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Oil Industry Backs Protests of Emissions Bill

by Clifford Krauss & Jad Mouawad

HOUSTON — Hard on the heels of the health care protests, another citizen movement seems to have sprung up, this one to oppose Washington’s attempts to tackle climate change. But behind the scenes, an industry with much at stake — Big Oil — is pulling the strings.

A rally against legislation to set a limit on greenhouse gas emissions in Houston on Tuesday. Oil companies bused in their employees. (Karen Warren/Houston Chronicle, via Associated Press) Hundreds of people packed a downtown theater here on Tuesday for a lunchtime rally that was as much a celebration of oil’s traditional role in the Texas way of life as it was a political protest against Washington’s energy policies, which many here fear will raise energy prices.

“Something we hold dear is in danger, and that’s our future,” said Bill Bailey, a rodeo announcer and local celebrity, who was the master of ceremonies at the hourlong rally.

The event on Tuesday was organized by a group called Energy Citizens, which is backed by the American Petroleum Institute, the oil industry’s main trade group. Many of the people attending the demonstration were employees of oil companies who work in Houston and were bused from their workplaces.

This was the first of a series of about 20 rallies planned for Southern and oil-producing states to organize resistance to proposed legislation that would set a limit on emissions of heat-trapping gases, requiring many companies to buy emission permits. Participants described the system as an energy tax that would undermine the economy of Houston, the nation’s energy capital.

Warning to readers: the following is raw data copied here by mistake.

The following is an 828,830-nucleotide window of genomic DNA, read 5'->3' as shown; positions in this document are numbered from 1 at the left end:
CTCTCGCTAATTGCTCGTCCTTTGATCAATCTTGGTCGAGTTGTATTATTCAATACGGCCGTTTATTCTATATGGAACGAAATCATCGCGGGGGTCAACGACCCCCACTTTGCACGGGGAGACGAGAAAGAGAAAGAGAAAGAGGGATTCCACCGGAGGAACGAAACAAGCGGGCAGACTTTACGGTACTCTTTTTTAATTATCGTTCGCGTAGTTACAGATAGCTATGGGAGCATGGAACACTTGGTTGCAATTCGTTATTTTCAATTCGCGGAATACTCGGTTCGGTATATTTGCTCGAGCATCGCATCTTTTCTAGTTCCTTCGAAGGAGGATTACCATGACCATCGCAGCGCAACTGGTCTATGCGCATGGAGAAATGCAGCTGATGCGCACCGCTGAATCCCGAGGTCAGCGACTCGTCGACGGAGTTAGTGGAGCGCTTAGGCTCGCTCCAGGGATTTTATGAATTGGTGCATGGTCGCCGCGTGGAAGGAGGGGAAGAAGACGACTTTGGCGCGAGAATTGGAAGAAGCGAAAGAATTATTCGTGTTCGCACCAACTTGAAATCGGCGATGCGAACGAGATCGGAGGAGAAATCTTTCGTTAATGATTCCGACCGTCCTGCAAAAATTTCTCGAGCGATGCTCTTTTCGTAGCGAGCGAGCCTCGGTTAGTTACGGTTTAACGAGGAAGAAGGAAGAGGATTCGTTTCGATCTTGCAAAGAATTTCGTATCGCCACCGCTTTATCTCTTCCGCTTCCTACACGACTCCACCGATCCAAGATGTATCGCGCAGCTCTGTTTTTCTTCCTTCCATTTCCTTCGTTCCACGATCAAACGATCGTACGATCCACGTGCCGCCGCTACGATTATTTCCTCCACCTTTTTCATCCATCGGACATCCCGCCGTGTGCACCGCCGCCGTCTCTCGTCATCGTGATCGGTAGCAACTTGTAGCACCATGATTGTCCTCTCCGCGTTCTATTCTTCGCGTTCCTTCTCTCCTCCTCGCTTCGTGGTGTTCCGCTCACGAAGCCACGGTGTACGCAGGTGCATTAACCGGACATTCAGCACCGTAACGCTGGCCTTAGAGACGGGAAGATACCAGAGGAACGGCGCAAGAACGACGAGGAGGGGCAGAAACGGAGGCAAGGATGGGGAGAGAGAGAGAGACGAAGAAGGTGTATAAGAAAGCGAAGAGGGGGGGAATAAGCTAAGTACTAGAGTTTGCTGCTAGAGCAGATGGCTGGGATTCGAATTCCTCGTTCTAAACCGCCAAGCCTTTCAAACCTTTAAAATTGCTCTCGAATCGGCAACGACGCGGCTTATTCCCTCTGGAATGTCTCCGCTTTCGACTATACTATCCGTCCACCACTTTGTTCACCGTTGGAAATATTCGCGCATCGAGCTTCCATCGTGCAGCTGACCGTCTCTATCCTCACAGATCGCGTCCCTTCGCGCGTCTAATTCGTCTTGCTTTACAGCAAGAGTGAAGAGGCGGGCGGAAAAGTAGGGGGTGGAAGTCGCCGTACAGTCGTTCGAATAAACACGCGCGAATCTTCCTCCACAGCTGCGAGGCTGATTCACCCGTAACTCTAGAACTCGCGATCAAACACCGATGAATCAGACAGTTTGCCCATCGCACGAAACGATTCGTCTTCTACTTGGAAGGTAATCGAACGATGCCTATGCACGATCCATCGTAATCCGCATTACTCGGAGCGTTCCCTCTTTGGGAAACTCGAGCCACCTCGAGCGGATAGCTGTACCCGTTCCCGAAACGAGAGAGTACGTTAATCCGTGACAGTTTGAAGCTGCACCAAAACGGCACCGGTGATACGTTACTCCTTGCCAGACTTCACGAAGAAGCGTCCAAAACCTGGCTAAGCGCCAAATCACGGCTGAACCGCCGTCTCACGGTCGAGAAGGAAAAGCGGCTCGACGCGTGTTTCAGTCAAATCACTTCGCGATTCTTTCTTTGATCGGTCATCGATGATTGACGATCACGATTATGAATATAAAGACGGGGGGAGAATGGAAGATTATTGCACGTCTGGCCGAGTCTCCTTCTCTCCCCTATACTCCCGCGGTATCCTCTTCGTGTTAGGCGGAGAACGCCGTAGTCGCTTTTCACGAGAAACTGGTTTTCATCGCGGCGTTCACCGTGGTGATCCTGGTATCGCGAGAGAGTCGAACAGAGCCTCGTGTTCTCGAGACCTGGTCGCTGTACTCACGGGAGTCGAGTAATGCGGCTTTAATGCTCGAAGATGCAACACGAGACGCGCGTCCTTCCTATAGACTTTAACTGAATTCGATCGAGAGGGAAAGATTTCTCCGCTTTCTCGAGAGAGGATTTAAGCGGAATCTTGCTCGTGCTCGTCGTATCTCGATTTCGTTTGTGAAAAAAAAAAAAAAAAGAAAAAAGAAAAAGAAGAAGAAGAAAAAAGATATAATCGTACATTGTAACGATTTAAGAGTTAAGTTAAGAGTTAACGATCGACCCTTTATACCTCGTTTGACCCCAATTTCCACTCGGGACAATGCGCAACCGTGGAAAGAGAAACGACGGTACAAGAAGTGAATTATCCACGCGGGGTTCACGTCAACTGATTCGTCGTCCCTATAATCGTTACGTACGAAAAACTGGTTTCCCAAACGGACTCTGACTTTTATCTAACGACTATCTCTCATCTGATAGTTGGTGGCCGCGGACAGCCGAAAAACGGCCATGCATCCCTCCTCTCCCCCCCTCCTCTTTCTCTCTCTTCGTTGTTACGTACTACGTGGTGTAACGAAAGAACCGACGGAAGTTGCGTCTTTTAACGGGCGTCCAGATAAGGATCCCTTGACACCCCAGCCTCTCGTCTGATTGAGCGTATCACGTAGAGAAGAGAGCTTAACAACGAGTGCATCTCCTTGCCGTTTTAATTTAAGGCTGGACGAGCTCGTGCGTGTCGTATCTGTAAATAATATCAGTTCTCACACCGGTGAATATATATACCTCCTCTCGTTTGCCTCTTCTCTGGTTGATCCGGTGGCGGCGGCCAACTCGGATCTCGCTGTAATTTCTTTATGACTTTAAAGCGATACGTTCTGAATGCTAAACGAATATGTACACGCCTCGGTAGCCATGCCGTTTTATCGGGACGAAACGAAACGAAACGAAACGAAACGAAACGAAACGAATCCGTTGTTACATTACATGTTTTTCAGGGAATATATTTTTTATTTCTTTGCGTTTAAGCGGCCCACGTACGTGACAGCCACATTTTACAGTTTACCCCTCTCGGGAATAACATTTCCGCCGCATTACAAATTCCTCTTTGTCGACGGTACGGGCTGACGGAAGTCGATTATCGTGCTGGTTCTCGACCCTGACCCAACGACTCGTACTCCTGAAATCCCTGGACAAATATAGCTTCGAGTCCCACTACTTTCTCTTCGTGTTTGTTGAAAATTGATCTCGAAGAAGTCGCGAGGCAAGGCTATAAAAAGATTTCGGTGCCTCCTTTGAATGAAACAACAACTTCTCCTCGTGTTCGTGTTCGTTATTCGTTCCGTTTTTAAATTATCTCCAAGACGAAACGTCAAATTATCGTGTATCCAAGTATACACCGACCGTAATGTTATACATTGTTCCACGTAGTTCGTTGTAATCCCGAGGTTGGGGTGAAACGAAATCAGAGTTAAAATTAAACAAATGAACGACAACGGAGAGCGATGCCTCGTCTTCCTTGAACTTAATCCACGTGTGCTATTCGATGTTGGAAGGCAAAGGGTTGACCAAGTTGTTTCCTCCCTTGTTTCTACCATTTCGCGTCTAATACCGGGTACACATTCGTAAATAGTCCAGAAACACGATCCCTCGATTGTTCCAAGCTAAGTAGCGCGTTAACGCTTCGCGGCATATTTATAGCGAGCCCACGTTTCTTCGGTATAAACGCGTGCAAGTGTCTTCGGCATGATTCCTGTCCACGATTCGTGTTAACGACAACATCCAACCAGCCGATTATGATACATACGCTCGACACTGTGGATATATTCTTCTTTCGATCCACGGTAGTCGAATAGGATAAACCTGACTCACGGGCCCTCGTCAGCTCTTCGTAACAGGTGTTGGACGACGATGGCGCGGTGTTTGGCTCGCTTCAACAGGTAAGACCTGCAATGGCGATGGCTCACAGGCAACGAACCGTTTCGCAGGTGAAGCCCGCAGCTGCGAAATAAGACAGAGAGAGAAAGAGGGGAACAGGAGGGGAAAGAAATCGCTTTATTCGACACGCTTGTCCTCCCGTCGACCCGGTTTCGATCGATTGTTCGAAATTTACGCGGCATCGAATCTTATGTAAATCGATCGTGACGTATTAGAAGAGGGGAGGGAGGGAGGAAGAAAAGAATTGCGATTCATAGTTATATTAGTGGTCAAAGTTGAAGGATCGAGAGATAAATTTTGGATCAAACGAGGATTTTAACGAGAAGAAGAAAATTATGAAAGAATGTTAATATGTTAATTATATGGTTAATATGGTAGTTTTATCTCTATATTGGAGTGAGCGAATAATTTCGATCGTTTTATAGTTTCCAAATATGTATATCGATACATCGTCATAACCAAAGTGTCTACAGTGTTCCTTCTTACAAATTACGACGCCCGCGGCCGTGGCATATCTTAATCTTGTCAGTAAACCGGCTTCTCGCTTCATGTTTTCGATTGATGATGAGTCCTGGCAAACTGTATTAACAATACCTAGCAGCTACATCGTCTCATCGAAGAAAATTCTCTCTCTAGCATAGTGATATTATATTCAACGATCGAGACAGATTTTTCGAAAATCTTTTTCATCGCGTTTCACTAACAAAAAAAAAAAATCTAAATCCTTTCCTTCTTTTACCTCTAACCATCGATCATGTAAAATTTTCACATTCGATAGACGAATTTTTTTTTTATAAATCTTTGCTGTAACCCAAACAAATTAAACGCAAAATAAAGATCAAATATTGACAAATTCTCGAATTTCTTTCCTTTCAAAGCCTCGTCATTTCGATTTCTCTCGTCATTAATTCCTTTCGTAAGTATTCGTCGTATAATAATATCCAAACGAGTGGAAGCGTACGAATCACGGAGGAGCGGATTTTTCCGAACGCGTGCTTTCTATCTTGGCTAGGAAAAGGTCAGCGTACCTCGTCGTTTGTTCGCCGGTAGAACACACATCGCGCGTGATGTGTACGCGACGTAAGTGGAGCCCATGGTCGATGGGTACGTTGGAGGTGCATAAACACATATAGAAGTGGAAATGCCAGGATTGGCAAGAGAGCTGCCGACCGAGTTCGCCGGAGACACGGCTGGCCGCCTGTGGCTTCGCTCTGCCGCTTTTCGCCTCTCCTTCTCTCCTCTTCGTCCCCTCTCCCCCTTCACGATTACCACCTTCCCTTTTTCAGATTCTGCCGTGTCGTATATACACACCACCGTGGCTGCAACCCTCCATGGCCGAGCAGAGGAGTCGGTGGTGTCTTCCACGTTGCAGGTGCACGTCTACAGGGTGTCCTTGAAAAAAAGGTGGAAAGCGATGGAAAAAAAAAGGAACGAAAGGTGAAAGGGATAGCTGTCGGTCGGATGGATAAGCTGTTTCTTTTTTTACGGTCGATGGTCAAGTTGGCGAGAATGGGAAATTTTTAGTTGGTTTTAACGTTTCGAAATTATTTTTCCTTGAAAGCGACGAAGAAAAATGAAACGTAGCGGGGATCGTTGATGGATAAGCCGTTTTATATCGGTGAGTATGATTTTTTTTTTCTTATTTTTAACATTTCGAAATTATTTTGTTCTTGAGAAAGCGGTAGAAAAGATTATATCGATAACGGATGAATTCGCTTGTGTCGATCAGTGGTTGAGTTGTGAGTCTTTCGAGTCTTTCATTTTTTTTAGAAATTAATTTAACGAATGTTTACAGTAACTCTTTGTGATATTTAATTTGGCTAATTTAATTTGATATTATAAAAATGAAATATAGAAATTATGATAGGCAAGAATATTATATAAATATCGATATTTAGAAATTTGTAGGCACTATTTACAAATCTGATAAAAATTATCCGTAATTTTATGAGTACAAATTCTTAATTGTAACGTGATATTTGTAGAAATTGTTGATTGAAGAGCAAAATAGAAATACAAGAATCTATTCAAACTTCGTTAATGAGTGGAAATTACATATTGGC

Mentions of the legislation, which narrowly passed the House in June, drew boos, but most of the rally was festive. A high school marching band played, hot dogs and hamburgers were served, a video featuring the country star Trace Adkins was shown, and hundreds of people wore yellow T-shirts with slogans like “Create American Jobs Don’t Export Them” and “I’ll Pass on $4 Gas.”

The buoyant atmosphere belied the billions of dollars at stake for the petroleum industry. Since the House passed the bill, oil executives have repeatedly complained that their industry would incur sharply higher costs, while federal subsidies would flow to coal-fired utilities and renewable energy programs.

“It’s just a sense of outrage and disappointment with the bill passed by the House,” said James T. Hackett, chief executive of Anadarko Petroleum, who attended the rally. He defended, as an environmental measure, the use of buses financed by oil companies and Energy Citizens to carry employees to the rally. “If we all drove in cars, it wouldn’t look good,” he said.

While polls show that a majority of Americans support efforts to tackle climate change, opposition to the climate bill from energy-intensive industries has become more vigorous in recent weeks. The Senate is expected to consider its own version of the bill at the end of September.

A public relations company hired by a pro-coal industry group, the American Coalition for Clean Coal Electricity, recently sent at least 58 fake letters opposing new climate laws to members of Congress. The letters, forged by the public relations company Bonner & Associates, purported to be from groups like the National Association for the Advancement of Colored People and Hispanic organizations.